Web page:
I was very impressed by the ‘compost lasagne’ system we have in Sunseed. It makes our gardens much more sustainable, because we have everything we need for the process. In addition, we can control what we put in our soil and incidentally it saves us money because we do not have to buy manure.


The concept we have is very easy:
The lasagne consists of several boxes. In each is compost in different stages.

We take care of our compost every Wednesday. First we turn the old layers around with pitchforks, so that the compost gets enough oxygen. Than we put a thin layer of paper and cardboard above. Afterwards we add our kitchen waste, put a small amount of earth on the top and water it. All these layers are important to get the right balance of nutrition in our compost. To keep the humidity even when it is very hot, we cover everything with dried material which works perfectly.

At Sunseed we need a lot of manure and therefore we need a fast decomposition process. When you want to try to produce your own compost at home, you just need to move your deposited kitchen waste sometimes and after about a year you have perfect compost. You cannot do anything wrong with the process, it might just take more time.

Our Garden Coordinator Josu explained how you can find out if the compost is ready. You can use it when it holds in shape after you have squeezed it but crumbles again when you move it in your hands.

I love to see how the circle closes, while parts of our food which cannot be used in the kitchen turn back into very fertile soil again.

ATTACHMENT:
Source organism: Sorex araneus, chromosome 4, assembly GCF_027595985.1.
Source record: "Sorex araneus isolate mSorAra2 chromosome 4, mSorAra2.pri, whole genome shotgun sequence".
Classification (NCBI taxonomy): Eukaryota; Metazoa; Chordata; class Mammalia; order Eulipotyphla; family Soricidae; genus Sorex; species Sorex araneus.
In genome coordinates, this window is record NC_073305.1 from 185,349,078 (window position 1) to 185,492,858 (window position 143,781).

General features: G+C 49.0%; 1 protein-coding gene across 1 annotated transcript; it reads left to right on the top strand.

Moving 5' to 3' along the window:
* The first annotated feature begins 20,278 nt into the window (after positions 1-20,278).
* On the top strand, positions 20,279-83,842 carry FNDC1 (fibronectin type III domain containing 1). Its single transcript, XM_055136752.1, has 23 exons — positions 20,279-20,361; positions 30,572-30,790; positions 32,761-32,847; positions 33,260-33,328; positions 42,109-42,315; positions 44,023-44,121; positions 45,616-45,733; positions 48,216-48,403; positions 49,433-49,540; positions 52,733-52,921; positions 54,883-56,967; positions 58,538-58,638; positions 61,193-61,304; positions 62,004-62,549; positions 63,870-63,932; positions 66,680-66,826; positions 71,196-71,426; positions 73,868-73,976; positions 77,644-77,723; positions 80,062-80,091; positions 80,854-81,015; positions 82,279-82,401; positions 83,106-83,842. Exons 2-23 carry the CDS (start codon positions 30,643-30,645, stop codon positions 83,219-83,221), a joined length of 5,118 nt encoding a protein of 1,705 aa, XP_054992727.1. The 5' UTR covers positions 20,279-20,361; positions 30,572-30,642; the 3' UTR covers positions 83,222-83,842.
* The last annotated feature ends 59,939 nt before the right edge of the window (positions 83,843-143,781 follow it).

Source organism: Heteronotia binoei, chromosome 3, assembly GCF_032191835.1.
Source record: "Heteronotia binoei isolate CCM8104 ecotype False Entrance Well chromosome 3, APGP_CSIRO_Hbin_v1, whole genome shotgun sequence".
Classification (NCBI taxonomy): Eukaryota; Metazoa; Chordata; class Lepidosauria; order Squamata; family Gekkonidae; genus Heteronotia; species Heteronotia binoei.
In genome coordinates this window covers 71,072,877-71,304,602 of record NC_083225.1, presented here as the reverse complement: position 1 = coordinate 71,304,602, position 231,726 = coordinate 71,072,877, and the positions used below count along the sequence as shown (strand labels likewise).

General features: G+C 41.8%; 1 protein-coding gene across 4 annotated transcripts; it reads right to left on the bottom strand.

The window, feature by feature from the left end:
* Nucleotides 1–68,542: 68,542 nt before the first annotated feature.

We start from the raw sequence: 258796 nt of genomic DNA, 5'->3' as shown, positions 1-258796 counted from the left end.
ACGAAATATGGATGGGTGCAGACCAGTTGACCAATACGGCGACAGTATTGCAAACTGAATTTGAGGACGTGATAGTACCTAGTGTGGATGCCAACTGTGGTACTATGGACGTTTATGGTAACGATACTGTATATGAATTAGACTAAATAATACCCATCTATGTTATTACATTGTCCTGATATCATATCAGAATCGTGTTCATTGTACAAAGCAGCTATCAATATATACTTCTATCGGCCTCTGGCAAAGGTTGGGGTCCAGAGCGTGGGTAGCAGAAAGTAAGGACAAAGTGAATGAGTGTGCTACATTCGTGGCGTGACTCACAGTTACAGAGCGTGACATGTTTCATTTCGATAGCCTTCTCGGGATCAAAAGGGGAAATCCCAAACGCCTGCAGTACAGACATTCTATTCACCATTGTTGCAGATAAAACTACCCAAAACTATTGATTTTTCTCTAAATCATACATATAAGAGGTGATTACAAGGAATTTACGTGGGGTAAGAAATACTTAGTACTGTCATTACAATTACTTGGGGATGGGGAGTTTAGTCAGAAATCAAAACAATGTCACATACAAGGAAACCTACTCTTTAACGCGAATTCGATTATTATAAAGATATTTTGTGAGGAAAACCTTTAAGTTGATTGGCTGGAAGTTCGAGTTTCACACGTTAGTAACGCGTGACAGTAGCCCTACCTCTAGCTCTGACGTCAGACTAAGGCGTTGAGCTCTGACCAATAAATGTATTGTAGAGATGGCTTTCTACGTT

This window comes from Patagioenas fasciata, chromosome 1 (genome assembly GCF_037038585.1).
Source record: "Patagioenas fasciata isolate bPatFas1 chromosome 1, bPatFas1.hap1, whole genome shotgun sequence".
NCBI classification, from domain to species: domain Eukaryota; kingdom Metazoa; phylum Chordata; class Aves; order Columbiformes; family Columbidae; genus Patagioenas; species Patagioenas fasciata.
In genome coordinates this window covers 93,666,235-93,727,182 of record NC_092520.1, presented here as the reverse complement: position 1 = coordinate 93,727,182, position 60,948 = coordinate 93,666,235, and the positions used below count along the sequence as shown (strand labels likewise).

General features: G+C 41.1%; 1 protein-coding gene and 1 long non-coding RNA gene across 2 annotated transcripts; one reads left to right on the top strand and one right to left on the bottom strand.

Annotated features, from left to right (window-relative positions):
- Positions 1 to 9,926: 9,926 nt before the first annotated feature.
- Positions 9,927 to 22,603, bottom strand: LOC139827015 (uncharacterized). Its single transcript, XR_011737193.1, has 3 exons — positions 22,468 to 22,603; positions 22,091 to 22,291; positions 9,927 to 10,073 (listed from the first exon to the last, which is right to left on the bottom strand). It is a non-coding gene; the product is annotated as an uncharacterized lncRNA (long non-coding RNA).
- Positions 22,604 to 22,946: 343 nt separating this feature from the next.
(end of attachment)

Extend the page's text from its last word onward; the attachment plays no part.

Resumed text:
Learn more

During my research I found an amazing project in Jordan describing their way of composting.

If you want to prepare compost in a small garden, you can have a look at this website.

And if you live in a flat without garden, you don’t have to go without compost. Ways for composting inside are shown here and here.

Happy composting!


Sustainable Living

We have so many oranges in our gardens that we can hardly eat them all before they fall down. We tried to find different ways to preserve them. One very nice and quite easy recipe from our Sustainable Living coordinator Luke was to cook them together with pumpkin to get a delicious jam.
After we picked a lot of oranges and got a pumpkin from one of our neighbours, we started cooking.

This is how we made it:

  1. Cut the pumpkin in small pieces, boil for 5 minutes with a very small quantity of sugar.
  2. Strain the pumkin and weigh the quantity. For each kilo of well drained pumpkin, put the juice of 3 oranges and the juice of ½ a lemon.
  3. Use a blender to mix the ingredients until you reach a puree, than you add about 1 kilo of sugar.
  4. Boil the mixture for 15 – 20 minutes, stirring continuously.
  5. Once boiled, let the mixture slightly cool and than pour into steralized jars.
  6. Turn the jars upside down to create a vacuum, let them totally cool down and store them at a cool place.

Afterwards we had a lot of orange and lemon peels left which we didn’t want to throw away. So we decided to make some nice sirup out of it.

If you want to try it yourself, here’s how we did it:

  1. We put the peels in a big Wok.
  2. Filled it up with water
  3. Added about 1 kg of Sugar
  4. Let it boil for about 45 minutes on the gasifire, which gets very hot (here is how to make a gasifire, also known as biomass gasification cooker:
  5. Let it cool down, fill into jars, turned them upside down and let them totally cool.